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Breaking new grounds


May 22, 2018

Mr Fawad Chaudhry’s article titled ‘Punjab on the precipice’ published in these pages on May 15 needs a detailed response – either in the form of a point-by-point rebuttal or by an overview of the Punjab government’s performance in key sectors. Opting for the second approach will automatically lay bare all the facts, and show some of the weaknesses in Mr Chaudhry’s argument.

The phenomenal progress made by Punjab under the leadership of Punjab Chief Minister Muhammad Shehbaz Sharif is evidenced by independent surveys, reports of multilateral agencies such as the DFID and World Bank, and assessments by respected publications such as The Economist, Bloomberg, and The New York Times.

Mr Chaudhry wondered as to where the public money, as much as $10 billion in his view, was spent in Punjab. For his information, the funds meant for the people have been spent on their welfare by uplifting their standard of living and improving governance so that public services could be delivered at their doorstep in an efficient manner.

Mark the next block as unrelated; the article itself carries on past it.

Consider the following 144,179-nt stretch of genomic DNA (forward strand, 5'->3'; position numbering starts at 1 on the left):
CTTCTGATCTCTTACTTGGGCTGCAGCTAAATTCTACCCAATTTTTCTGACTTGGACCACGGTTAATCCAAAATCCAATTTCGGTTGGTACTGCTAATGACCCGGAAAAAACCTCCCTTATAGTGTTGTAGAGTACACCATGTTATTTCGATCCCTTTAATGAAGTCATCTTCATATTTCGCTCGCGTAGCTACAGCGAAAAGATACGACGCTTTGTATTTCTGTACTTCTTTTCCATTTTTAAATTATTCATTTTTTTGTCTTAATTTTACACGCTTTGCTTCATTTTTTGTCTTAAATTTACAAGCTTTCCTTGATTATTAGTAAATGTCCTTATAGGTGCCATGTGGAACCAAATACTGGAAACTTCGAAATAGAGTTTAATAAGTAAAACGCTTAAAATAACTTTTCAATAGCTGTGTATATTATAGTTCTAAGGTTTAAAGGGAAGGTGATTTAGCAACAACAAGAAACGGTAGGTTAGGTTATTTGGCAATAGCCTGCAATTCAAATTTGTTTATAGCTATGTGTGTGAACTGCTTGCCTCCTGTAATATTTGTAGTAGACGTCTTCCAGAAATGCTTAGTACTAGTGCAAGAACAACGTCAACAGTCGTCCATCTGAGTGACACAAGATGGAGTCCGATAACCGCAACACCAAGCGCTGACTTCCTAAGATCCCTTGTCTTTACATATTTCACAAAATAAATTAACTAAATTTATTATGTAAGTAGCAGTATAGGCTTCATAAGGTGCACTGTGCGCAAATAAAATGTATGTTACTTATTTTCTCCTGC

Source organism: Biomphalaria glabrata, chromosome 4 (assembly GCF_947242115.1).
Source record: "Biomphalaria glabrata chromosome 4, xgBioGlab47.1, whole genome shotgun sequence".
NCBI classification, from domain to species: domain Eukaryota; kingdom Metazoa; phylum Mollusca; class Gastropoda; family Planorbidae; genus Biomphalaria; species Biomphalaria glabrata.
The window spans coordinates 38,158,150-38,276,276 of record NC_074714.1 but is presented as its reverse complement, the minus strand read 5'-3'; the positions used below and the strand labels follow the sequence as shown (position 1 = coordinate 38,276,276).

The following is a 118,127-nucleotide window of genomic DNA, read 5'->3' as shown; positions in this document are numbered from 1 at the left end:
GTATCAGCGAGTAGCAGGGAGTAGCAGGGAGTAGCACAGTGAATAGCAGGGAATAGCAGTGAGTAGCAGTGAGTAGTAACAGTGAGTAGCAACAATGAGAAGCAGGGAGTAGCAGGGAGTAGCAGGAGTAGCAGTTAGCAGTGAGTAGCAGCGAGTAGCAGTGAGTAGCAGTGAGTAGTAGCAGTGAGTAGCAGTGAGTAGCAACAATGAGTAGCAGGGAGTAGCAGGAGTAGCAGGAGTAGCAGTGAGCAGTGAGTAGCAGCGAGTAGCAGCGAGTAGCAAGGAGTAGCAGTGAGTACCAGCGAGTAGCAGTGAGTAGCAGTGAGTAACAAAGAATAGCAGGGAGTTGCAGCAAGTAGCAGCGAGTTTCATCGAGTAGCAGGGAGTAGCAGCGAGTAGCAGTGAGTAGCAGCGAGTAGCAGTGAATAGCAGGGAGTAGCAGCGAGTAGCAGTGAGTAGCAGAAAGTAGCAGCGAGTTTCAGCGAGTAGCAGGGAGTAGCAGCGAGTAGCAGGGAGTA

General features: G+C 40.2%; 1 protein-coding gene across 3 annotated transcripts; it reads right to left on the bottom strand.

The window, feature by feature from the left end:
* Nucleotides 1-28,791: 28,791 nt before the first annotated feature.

Before I walk my colleague through the various mega projects that Punjab accomplished, I would like to say that, thanks to the chief minsiter’s most transparent governance, Punjab saved a mammoth sum of Rs682 billion on different development projects. This feat was achieved by the recovery of stolen assets and hard-nosed negotiations with the lowest bidders. When was the last time any government managed to bring such laurels to the country? The money so saved was spent on the provision of basic facilities to the people of Punjab, particularly health and education.

For the education sector, budgetary allocations were increased by 500 percent during the PML-N government. Around 200 new colleges and 10 universities including four women universities, an IT university, and three engineering universities were established. Under the Punjab Education Endowment Fund, which is Pakistan’s only endowment fund, 350,000 scholarships worth Rs17 billion were awarded to the deserving and talented students of Punjab as well as Pakistan. At least 16 Danish schools set up in different districts of Punjab, but mainly in southern Punjab, have imparted Aitchison-level quality of education to almost 10,000 students of lower income households.